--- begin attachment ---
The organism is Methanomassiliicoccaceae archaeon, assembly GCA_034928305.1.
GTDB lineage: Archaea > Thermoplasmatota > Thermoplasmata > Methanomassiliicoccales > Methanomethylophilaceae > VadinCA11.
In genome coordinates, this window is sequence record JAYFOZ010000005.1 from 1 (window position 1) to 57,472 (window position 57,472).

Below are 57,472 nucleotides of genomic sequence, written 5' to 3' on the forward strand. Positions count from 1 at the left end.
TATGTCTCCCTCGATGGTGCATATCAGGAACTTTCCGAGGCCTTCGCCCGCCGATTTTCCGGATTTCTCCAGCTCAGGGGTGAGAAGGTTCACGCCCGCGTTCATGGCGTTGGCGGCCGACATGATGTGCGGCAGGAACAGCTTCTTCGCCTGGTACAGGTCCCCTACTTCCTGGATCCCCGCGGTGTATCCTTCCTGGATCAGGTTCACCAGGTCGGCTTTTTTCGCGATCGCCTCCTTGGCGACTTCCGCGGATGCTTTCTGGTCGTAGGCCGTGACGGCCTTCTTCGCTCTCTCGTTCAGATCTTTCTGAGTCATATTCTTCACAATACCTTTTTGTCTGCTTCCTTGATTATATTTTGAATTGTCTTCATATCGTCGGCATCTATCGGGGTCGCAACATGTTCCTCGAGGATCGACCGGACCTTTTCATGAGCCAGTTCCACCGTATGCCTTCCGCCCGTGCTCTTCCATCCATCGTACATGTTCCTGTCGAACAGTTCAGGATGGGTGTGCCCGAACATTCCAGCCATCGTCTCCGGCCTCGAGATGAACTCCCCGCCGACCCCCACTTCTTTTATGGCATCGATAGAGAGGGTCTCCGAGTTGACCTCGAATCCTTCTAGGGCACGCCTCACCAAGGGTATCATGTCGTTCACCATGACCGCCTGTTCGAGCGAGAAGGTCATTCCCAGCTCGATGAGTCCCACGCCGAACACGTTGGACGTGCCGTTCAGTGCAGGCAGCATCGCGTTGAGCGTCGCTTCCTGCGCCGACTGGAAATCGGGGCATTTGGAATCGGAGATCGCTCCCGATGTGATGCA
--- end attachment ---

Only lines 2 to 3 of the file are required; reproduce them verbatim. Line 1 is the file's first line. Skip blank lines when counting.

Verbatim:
GTDB lineage: Archaea > Thermoplasmatota > Thermoplasmata > Methanomassiliicoccales > Methanomethylophilaceae > VadinCA11.
In genome coordinates, this window is sequence record JAYFOZ010000005.1 from 1 (window position 1) to 57,472 (window position 57,472).